Arad, Bahrain

Arad (Arabic: عراد‎) is a town in Bahrain, located on Muharraq Island. It was originally a small farming village inhabited by Baharna Shia, but later expanded to include new middle-class housing, which brought with it a large Sunni population.[1]

Arad

عراد
View of Arad Fort
View of Arad Fort
Arad is located in Bahrain
Arad
Arad
Location in Bahrain
Coordinates: 26°15′N 50°39′E / 26.250°N 50.650°E / 26.250; 50.650Coordinates: 26°15′N 50°39′E / 26.250°N 50.650°E / 26.250; 50.650
CountryBahrain
GovernorateMuharraq Governorate

GeographyEdit

Arad lies east of Muharraq City and northwest of the town of Hidd. It was originally a separate island (called Arad Island) but was joined to Muharraq over the course of the 20th century through land reclamation.[2]

HistoryEdit

The name Arad comes from the Greek word Arados, the Greek name for Muharraq island alongside Tylos for the main Bahrain island.[3] It was believed that Arados was originally a Phoenician settlement, as described by the Greek historian Strabo.[4]

The Arad Fort, the Al Muharraq Stadium, and the headquarters of the Islamic Society (Bahrain) are located in the town.

GovernanceEdit

The town is administered under the Muharraq Governorate.

EducationEdit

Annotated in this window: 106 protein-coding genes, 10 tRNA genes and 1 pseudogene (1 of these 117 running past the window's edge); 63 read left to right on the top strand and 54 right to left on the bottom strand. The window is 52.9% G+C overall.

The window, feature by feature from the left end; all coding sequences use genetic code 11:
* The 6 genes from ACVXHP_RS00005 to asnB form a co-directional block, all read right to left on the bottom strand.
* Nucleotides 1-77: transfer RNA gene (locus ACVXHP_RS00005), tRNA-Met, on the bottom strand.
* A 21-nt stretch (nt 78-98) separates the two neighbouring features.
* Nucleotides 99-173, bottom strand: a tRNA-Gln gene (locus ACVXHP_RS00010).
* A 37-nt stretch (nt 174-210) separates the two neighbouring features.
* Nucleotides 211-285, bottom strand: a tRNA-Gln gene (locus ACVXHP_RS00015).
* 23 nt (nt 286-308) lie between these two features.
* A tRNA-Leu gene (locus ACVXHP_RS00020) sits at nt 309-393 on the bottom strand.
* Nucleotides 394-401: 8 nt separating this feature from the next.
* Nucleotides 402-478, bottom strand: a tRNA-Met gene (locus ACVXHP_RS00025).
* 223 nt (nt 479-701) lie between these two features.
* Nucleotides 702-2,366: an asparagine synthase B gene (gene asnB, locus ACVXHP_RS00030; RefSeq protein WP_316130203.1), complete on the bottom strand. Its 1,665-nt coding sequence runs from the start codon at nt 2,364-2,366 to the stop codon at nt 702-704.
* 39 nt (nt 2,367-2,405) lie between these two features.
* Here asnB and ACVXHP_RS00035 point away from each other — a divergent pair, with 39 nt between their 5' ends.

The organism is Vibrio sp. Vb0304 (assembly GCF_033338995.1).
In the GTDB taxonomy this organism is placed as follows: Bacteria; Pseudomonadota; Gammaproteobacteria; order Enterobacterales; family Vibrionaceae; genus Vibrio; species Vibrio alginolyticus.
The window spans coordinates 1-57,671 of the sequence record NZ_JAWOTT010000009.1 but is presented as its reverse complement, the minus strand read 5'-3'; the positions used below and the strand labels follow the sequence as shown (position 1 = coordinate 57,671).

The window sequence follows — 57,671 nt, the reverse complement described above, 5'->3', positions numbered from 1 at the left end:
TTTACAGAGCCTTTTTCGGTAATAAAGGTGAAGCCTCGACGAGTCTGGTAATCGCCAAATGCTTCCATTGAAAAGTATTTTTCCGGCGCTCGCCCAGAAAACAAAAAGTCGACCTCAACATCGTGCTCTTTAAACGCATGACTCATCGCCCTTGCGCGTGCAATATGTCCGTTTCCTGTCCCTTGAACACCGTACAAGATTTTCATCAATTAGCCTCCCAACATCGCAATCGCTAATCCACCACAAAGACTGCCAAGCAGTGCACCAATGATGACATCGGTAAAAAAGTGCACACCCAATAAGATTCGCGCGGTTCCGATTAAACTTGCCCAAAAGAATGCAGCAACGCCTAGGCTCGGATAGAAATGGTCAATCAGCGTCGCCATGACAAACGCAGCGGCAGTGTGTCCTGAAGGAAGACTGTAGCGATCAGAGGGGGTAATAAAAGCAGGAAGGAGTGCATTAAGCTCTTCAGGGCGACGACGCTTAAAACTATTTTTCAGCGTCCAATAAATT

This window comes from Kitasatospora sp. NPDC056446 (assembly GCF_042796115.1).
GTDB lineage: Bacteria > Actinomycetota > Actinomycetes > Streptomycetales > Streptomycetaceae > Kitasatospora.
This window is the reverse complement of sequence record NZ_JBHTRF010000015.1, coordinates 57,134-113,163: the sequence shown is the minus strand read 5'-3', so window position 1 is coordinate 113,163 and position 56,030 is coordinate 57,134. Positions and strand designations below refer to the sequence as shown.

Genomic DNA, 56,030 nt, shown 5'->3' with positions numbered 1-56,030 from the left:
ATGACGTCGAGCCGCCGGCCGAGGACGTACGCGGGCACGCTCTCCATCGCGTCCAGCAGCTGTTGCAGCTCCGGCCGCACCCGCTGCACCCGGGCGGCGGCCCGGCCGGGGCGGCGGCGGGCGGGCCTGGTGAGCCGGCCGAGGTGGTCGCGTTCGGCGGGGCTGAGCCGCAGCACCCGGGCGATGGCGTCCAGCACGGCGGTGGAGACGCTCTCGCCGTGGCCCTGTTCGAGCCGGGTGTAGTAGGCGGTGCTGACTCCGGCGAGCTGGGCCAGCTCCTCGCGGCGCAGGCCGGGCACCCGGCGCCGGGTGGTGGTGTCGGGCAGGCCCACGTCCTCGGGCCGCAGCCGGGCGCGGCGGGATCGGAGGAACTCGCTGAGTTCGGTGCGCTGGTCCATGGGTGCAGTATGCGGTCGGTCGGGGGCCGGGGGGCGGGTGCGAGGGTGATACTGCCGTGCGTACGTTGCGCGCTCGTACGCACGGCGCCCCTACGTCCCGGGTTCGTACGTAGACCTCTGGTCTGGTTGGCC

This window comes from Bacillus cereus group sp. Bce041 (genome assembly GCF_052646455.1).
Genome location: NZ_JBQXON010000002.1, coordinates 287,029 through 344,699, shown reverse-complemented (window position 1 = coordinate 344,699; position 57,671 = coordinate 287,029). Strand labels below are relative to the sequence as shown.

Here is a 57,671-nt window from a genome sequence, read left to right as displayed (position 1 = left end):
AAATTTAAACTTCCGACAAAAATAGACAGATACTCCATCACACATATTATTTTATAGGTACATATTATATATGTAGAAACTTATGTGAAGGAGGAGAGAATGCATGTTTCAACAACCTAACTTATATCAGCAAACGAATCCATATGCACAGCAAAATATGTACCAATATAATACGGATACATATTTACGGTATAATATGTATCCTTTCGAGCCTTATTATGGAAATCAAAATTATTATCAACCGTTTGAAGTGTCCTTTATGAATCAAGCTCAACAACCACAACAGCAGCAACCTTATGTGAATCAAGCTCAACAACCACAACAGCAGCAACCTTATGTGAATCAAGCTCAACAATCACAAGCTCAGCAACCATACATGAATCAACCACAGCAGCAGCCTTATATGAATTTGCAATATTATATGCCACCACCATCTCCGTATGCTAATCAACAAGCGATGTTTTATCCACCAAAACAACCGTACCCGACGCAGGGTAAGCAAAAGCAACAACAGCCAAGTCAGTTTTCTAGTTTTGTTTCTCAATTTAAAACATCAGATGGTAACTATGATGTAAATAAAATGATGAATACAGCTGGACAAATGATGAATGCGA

The Bahraini Ministry of Education operates government schools nationwide. Within the Arad area, they operate boys schools include Al Kawarzmi Primary Boys School, Al-Dair Primary Boys School, Arad Primary Boys School, and Arad Primary Intermediate Boys School. Girls schools include Al Oroba Primary Girls School, Arad Intermediate Girls School, and Arad Primary Girls School.[5]

ReferencesEdit

  1. ^ "BAHRAIN 2018 INTERNATIONAL RELIGIOUS FREEDOM REPORT" (PDF). US Embassy Bahrain. Retrieved 23 November 2019.
  2. ^ Holdich, Thomas Hungerford (1911), "Bahrein Islands" , in Chisholm, Hugh (ed.), Encyclopædia Britannica, 3 (11th ed.), Cambridge University Press, p. 212
  3. ^ Rice, Michael (2002). The Archaeology of the Arabian Gulf. Routledge. ISBN 978-1-134-96792-6. Retrieved 23 November 2019.
  4. ^ Al-Khalifa, Shaikh Abdullah Bin Khalid (1986). Bahrain Through the Ages: The Archaeology. Routledge. p. 400. ISBN 978-0-7103-0112-3. Retrieved 23 November 2019.
  5. ^ "Directory Archived 2009-09-02 at the Wayback Machine." Ministry of Education. Retrieved on 8 September 2009.